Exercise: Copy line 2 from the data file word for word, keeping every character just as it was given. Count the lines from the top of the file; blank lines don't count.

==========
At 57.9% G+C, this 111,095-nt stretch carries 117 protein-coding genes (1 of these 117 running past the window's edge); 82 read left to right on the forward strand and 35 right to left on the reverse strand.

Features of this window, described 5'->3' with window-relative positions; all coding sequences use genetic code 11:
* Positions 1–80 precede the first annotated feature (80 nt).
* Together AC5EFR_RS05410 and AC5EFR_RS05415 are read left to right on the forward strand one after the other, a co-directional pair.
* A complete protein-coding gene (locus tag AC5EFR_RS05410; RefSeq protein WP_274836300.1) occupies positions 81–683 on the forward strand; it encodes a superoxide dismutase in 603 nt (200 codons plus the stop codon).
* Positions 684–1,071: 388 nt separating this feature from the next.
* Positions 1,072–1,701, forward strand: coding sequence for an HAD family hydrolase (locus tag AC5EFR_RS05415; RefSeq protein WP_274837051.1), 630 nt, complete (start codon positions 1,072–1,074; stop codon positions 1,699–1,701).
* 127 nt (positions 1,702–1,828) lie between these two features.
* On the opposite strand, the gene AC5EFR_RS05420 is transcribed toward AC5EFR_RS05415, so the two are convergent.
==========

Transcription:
Features of this window, described 5'->3' with window-relative positions; all coding sequences use genetic code 11: